The prognosis (chance of recovery) and treatment options depend on the following:
- The size of the tumor.
- Where the tumor is in the brain.
- Whether there are tumor cells left after surgery.
- The child's age.
- Side effects that may occur months or years after treatment.
- Whether the tumor has just been diagnosed or has recurred (come back).
Stages of Childhood Craniopharyngioma
The process used to find out if cancer has spread within the brain or to other parts of the body is called staging. There is no standard system for staging childhood craniopharyngioma. Craniopharyngioma is described as newly diagnosed disease or recurrent disease.
The results of the tests and procedures done to diagnose craniopharyngioma are used to help make decisions about treatment.
Recurrent Childhood Craniopharyngioma
Recurrent craniopharyngioma is a tumor that has recurred (come back) after it has been treated. The tumor may come back in the same area of the brain where it was first found.
Treatment Option Overview
- There are different types of treatment for children with craniopharyngioma.
- Children with craniopharyngioma should have their treatment planned by a team of health care providers who are experts in treating brain tumors in children.
- Childhood brain tumors may cause signs or symptoms that begin before the cancer is diagnosed and continue for months or years.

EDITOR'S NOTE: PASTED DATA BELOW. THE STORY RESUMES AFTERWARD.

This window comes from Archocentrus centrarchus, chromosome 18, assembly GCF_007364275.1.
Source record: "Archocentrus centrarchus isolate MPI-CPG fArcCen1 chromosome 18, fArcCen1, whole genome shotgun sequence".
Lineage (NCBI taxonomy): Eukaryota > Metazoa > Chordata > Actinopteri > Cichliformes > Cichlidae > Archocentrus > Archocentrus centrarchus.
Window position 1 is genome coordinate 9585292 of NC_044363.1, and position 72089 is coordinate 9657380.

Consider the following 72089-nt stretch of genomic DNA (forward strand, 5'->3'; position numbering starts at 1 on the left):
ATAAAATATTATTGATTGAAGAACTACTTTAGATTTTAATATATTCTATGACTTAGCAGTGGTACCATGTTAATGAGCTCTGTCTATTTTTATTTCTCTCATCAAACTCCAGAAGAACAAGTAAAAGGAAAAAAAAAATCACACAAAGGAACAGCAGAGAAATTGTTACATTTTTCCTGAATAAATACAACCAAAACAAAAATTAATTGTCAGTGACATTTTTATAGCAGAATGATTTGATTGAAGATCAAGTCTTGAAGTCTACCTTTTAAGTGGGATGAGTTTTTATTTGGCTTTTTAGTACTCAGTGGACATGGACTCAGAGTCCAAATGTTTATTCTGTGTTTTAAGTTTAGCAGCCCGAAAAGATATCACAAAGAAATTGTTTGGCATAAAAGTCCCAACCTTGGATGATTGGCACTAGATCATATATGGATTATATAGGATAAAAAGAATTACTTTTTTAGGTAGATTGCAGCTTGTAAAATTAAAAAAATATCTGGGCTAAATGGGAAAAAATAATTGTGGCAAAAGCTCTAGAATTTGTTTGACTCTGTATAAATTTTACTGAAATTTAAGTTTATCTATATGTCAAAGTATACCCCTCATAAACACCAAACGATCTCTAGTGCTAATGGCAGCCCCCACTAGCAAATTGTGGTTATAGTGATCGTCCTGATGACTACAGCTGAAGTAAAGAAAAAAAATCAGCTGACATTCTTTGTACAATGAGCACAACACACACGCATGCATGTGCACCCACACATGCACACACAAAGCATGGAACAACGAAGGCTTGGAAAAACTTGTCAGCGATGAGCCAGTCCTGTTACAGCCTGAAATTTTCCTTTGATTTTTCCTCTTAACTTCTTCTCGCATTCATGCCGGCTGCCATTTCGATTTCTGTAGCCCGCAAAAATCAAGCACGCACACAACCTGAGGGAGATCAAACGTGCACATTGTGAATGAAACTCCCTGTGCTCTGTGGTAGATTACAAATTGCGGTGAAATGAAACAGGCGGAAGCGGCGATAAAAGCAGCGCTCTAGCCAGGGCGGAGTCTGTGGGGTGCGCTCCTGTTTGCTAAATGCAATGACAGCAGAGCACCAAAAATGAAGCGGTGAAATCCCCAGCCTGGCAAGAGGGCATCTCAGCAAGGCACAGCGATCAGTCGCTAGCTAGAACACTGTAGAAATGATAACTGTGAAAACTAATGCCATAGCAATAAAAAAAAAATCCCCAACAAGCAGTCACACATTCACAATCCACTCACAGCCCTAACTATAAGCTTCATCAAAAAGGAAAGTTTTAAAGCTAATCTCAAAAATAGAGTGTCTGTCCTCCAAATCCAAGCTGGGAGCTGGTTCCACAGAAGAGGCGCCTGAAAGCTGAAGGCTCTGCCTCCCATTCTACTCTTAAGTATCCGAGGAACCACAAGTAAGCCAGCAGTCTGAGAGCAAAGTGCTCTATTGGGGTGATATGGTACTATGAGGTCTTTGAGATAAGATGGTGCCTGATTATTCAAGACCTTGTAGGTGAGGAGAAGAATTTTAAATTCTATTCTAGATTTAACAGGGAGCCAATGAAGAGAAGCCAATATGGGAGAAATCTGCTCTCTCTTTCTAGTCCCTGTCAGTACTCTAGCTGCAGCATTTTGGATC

- Treatment for childhood craniopharyngioma may cause side effects.
- Five types of treatment are used:
- Surgery (resection)
- Surgery and radiation therapy
- Surgery with cyst drainage
- New types of treatment are being tested in clinical trials.
- Targeted therapy
- Patients may want to think about taking part in a clinical trial.
- Patients can enter clinical trials before, during, or after starting their treatment.
- Follow-up tests may be needed.
There are different types of treatment for children with craniopharyngioma.
Different types of treatments are available for children with craniopharyngioma. Some treatments are standard (the currently used treatment), and some are being tested in clinical trials. A treatment clinical trial is a research study meant to help improve current treatments or obtain information on new treatments for patients with tumors. When clinical trials show that a new treatment is better than the standard treatment, the new treatment may become the standard treatment.